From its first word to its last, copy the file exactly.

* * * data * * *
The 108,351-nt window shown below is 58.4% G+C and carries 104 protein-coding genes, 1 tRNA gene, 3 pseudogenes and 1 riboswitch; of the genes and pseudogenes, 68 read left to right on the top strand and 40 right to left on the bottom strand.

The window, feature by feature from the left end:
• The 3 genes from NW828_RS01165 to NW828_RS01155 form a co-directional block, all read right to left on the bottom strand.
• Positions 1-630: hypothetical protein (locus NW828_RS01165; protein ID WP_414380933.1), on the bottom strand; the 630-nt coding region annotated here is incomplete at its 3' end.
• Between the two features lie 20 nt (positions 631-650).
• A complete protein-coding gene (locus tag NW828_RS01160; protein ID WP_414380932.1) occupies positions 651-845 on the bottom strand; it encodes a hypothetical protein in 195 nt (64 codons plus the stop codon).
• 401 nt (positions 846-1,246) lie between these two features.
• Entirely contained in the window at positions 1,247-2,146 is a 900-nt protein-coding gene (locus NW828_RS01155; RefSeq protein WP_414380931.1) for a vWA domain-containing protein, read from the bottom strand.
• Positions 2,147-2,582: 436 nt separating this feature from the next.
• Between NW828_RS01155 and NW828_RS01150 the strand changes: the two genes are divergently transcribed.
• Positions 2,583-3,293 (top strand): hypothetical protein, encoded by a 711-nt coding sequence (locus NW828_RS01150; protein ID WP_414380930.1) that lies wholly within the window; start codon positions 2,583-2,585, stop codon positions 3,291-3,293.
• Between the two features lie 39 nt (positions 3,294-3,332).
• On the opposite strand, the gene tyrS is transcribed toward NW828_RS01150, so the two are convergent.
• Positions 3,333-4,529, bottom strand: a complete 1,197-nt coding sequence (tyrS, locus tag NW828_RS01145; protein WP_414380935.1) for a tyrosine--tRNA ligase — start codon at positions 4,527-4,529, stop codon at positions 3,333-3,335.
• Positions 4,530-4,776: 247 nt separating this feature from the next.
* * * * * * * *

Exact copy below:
The 108,351-nt window shown below is 58.4% G+C and carries 104 protein-coding genes, 1 tRNA gene, 3 pseudogenes and 1 riboswitch; of the genes and pseudogenes, 68 read left to right on the top strand and 40 right to left on the bottom strand.

The window, feature by feature from the left end:
• The 3 genes from NW828_RS01165 to NW828_RS01155 form a co-directional block, all read right to left on the bottom strand.
• Positions 1-630: hypothetical protein (locus NW828_RS01165; protein ID WP_414380933.1), on the bottom strand; the 630-nt coding region annotated here is incomplete at its 3' end.
• Between the two features lie 20 nt (positions 631-650).
• A complete protein-coding gene (locus tag NW828_RS01160; protein ID WP_414380932.1) occupies positions 651-845 on the bottom strand; it encodes a hypothetical protein in 195 nt (64 codons plus the stop codon).
• 401 nt (positions 846-1,246) lie between these two features.
• Entirely contained in the window at positions 1,247-2,146 is a 900-nt protein-coding gene (locus NW828_RS01155; RefSeq protein WP_414380931.1) for a vWA domain-containing protein, read from the bottom strand.
• Positions 2,147-2,582: 436 nt separating this feature from the next.
• Between NW828_RS01155 and NW828_RS01150 the strand changes: the two genes are divergently transcribed.
• Positions 2,583-3,293 (top strand): hypothetical protein, encoded by a 711-nt coding sequence (locus NW828_RS01150; protein ID WP_414380930.1) that lies wholly within the window; start codon positions 2,583-2,585, stop codon positions 3,291-3,293.
• Between the two features lie 39 nt (positions 3,294-3,332).
• On the opposite strand, the gene tyrS is transcribed toward NW828_RS01150, so the two are convergent.
• Positions 3,333-4,529, bottom strand: a complete 1,197-nt coding sequence (tyrS, locus tag NW828_RS01145; protein WP_414380935.1) for a tyrosine--tRNA ligase — start codon at positions 4,527-4,529, stop codon at positions 3,333-3,335.
• Positions 4,530-4,776: 247 nt separating this feature from the next.